Consider a fictitious microstate which is powered entirely from solar and has only a smallish battery capacity. Clearly, you would want consumers using as much energy as possible on sunny days (to ensure the panels are working at their maximum power point) and as little as possible at 3am (when PV output is zero and batteries are at low capacity).

What you do is this. Every home has a smart meter that receives current prices and projected future prices from the power company. PV output is quite easy to estimate over a future 24-hour window. Prices vary from minute to minute. A washing machine would contain some intelligence that (a) notifies the user of an estimated wash time with an anticipated low price, enabling you to load it up and (b) starts up automatically at your desired price point - of course, you could manually override the start time if the price never actually goes low enough.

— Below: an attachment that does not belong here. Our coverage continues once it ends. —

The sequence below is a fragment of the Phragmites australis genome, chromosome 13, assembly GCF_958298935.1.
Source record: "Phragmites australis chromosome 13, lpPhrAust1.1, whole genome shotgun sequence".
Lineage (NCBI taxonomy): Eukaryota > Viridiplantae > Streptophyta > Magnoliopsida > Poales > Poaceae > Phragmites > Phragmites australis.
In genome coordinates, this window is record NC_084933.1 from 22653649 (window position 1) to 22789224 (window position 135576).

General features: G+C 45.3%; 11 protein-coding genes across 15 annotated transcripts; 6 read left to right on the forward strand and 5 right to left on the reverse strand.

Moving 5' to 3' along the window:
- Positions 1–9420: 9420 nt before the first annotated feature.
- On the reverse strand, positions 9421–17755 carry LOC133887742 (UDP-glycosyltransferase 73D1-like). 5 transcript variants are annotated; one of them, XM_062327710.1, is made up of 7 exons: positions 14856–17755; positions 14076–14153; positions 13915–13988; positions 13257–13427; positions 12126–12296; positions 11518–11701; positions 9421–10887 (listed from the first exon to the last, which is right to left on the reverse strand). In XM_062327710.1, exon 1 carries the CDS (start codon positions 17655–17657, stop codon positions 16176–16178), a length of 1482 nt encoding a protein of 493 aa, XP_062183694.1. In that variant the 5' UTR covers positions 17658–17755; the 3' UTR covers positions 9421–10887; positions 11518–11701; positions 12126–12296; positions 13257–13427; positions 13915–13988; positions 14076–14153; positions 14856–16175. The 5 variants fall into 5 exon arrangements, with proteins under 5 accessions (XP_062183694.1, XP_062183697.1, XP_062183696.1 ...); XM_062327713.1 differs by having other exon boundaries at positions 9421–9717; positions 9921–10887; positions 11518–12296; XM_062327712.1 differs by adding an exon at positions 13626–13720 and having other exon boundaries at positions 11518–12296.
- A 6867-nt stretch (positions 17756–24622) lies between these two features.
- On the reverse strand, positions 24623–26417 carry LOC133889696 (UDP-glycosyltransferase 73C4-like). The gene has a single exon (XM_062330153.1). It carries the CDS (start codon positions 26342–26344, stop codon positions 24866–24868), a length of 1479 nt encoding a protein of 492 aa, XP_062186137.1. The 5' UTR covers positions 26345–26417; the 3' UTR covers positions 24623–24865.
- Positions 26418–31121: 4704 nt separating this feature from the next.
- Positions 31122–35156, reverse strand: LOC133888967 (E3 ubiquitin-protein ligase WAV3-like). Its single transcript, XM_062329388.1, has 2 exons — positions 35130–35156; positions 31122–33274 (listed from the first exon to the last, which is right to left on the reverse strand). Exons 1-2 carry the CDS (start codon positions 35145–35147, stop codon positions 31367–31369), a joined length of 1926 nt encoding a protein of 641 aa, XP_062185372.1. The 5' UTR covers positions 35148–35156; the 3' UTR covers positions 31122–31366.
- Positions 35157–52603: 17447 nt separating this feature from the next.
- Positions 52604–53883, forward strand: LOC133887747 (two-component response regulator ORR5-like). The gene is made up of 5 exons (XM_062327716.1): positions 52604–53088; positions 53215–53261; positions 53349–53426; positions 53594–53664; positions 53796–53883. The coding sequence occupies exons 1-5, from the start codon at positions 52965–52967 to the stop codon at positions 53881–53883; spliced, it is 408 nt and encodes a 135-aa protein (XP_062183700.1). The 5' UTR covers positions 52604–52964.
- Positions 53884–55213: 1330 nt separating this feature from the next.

Different consumers would have different personal priorities for washing clothes (and other uses of energy), so you wouldn’t get a sudden glut of appliances all switching on at the same time.

Remember, a household has many sorts of appliances. Aircon, for example, is inherently well-matched to PV output: all that’s required is for aircon units to be intelligent enough to crank their power output up or down according to power availability (as indicated by prices).

On very sunny days, prices might actually drop close to zero in order to squeeze the last bit of efficiency out of the PV arrays.

In the middle of the night, prices would rise enormously: only the people who really, really want to do their washing at 3am would accept paying $0.30/kWh.

Uber do something very similar with their trip prices, for similar reasons.